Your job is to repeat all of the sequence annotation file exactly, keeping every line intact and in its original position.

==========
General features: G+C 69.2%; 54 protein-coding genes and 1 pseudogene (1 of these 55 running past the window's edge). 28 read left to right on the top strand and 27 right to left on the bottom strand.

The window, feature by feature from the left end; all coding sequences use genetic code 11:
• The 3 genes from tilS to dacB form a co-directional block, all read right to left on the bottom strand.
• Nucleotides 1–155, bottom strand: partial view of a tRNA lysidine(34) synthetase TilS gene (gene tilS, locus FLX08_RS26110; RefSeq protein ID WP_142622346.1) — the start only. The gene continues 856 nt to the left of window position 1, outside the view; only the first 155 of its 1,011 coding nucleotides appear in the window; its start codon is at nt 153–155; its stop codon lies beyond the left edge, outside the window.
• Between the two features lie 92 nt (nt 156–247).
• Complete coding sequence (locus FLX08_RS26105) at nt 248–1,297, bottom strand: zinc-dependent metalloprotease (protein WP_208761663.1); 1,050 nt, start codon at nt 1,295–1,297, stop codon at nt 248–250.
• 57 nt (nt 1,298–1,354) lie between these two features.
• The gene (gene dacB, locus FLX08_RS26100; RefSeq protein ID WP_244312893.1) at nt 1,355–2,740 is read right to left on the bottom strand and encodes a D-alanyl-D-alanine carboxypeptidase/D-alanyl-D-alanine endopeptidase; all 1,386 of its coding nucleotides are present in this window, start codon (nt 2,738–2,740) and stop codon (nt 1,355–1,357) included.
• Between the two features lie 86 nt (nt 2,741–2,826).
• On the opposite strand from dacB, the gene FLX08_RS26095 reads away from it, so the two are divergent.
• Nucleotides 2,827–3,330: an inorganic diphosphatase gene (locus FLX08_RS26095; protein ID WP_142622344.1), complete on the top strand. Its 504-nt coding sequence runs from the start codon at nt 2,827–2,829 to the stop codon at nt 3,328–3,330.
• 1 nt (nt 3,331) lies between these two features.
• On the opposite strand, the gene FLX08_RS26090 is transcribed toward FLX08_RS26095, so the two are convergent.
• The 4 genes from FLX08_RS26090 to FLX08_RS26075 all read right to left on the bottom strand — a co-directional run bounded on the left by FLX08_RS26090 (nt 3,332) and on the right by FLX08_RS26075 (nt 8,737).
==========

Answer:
General features: G+C 69.2%; 54 protein-coding genes and 1 pseudogene (1 of these 55 running past the window's edge). 28 read left to right on the top strand and 27 right to left on the bottom strand.

The window, feature by feature from the left end; all coding sequences use genetic code 11:
• The 3 genes from tilS to dacB form a co-directional block, all read right to left on the bottom strand.
• Nucleotides 1–155, bottom strand: partial view of a tRNA lysidine(34) synthetase TilS gene (gene tilS, locus FLX08_RS26110; RefSeq protein ID WP_142622346.1) — the start only. The gene continues 856 nt to the left of window position 1, outside the view; only the first 155 of its 1,011 coding nucleotides appear in the window; its start codon is at nt 153–155; its stop codon lies beyond the left edge, outside the window.
• Between the two features lie 92 nt (nt 156–247).
• Complete coding sequence (locus FLX08_RS26105) at nt 248–1,297, bottom strand: zinc-dependent metalloprotease (protein WP_208761663.1); 1,050 nt, start codon at nt 1,295–1,297, stop codon at nt 248–250.
• 57 nt (nt 1,298–1,354) lie between these two features.
• The gene (gene dacB, locus FLX08_RS26100; RefSeq protein ID WP_244312893.1) at nt 1,355–2,740 is read right to left on the bottom strand and encodes a D-alanyl-D-alanine carboxypeptidase/D-alanyl-D-alanine endopeptidase; all 1,386 of its coding nucleotides are present in this window, start codon (nt 2,738–2,740) and stop codon (nt 1,355–1,357) included.
• Between the two features lie 86 nt (nt 2,741–2,826).
• On the opposite strand from dacB, the gene FLX08_RS26095 reads away from it, so the two are divergent.
• Nucleotides 2,827–3,330: an inorganic diphosphatase gene (locus FLX08_RS26095; protein ID WP_142622344.1), complete on the top strand. Its 504-nt coding sequence runs from the start codon at nt 2,827–2,829 to the stop codon at nt 3,328–3,330.
• 1 nt (nt 3,331) lies between these two features.
• On the opposite strand, the gene FLX08_RS26090 is transcribed toward FLX08_RS26095, so the two are convergent.
• The 4 genes from FLX08_RS26090 to FLX08_RS26075 all read right to left on the bottom strand — a co-directional run bounded on the left by FLX08_RS26090 (nt 3,332) and on the right by FLX08_RS26075 (nt 8,737).